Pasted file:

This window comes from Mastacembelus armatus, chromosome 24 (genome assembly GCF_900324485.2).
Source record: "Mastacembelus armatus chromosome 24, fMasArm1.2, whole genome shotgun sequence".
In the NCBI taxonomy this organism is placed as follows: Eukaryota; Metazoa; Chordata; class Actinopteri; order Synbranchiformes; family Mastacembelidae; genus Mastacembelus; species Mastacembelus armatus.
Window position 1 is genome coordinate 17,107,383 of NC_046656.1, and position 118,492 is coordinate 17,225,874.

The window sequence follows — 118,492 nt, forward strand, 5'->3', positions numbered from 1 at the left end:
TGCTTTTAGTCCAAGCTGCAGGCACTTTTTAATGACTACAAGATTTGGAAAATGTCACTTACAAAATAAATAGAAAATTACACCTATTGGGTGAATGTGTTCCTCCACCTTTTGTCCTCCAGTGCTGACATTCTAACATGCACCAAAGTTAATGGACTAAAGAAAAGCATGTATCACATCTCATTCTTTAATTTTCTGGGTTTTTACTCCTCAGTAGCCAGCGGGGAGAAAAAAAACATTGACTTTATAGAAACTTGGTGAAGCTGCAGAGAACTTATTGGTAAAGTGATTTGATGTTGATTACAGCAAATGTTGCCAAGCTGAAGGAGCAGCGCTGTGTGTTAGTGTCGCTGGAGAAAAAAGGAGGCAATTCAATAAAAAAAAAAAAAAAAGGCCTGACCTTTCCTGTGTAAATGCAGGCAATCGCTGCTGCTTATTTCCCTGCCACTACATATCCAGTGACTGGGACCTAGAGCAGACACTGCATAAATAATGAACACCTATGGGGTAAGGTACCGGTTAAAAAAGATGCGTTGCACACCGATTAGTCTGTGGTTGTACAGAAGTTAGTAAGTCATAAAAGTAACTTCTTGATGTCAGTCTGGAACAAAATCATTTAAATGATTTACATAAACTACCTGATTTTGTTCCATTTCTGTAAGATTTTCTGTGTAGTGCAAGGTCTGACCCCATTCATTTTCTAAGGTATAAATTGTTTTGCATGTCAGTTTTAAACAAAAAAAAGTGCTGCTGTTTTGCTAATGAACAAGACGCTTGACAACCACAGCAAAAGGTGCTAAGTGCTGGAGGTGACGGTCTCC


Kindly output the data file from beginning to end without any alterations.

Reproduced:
This window comes from Mastacembelus armatus, chromosome 24 (genome assembly GCF_900324485.2).
Source record: "Mastacembelus armatus chromosome 24, fMasArm1.2, whole genome shotgun sequence".
In the NCBI taxonomy this organism is placed as follows: Eukaryota; Metazoa; Chordata; class Actinopteri; order Synbranchiformes; family Mastacembelidae; genus Mastacembelus; species Mastacembelus armatus.
Window position 1 is genome coordinate 17,107,383 of NC_046656.1, and position 118,492 is coordinate 17,225,874.

The window sequence follows — 118,492 nt, forward strand, 5'->3', positions numbered from 1 at the left end:
TGCTTTTAGTCCAAGCTGCAGGCACTTTTTAATGACTACAAGATTTGGAAAATGTCACTTACAAAATAAATAGAAAATTACACCTATTGGGTGAATGTGTTCCTCCACCTTTTGTCCTCCAGTGCTGACATTCTAACATGCACCAAAGTTAATGGACTAAAGAAAAGCATGTATCACATCTCATTCTTTAATTTTCTGGGTTTTTACTCCTCAGTAGCCAGCGGGGAGAAAAAAAACATTGACTTTATAGAAACTTGGTGAAGCTGCAGAGAACTTATTGGTAAAGTGATTTGATGTTGATTACAGCAAATGTTGCCAAGCTGAAGGAGCAGCGCTGTGTGTTAGTGTCGCTGGAGAAAAAAGGAGGCAATTCAATAAAAAAAAAAAAAAAAGGCCTGACCTTTCCTGTGTAAATGCAGGCAATCGCTGCTGCTTATTTCCCTGCCACTACATATCCAGTGACTGGGACCTAGAGCAGACACTGCATAAATAATGAACACCTATGGGGTAAGGTACCGGTTAAAAAAGATGCGTTGCACACCGATTAGTCTGTGGTTGTACAGAAGTTAGTAAGTCATAAAAGTAACTTCTTGATGTCAGTCTGGAACAAAATCATTTAAATGATTTACATAAACTACCTGATTTTGTTCCATTTCTGTAAGATTTTCTGTGTAGTGCAAGGTCTGACCCCATTCATTTTCTAAGGTATAAATTGTTTTGCATGTCAGTTTTAAACAAAAAAAAGTGCTGCTGTTTTGCTAATGAACAAGACGCTTGACAACCACAGCAAAAGGTGCTAAGTGCTGGAGGTGACGGTCTCC